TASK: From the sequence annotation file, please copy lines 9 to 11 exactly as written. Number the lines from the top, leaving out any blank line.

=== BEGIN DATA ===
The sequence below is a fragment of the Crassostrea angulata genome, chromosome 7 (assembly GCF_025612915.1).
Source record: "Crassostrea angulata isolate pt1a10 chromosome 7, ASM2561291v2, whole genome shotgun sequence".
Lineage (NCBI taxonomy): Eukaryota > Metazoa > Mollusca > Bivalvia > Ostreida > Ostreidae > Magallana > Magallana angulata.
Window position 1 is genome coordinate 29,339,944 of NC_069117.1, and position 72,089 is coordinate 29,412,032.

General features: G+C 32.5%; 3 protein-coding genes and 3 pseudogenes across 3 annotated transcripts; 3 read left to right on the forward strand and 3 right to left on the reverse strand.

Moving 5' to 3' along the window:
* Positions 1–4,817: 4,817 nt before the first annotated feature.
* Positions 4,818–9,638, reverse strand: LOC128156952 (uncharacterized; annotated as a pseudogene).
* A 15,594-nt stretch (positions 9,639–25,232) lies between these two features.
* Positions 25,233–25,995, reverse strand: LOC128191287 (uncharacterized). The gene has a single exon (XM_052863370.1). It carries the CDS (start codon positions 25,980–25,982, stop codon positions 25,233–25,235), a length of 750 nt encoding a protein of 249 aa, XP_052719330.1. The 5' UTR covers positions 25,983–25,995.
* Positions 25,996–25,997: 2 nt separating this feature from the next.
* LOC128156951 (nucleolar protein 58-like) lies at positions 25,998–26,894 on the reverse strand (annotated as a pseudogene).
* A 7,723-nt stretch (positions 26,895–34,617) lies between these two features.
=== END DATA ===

* A 15,594-nt stretch (positions 9,639–25,232) lies between these two features.
* Positions 25,233–25,995, reverse strand: LOC128191287 (uncharacterized). The gene has a single exon (XM_052863370.1). It carries the CDS (start codon positions 25,980–25,982, stop codon positions 25,233–25,235), a length of 750 nt encoding a protein of 249 aa, XP_052719330.1. The 5' UTR covers positions 25,983–25,995.
* Positions 25,996–25,997: 2 nt separating this feature from the next.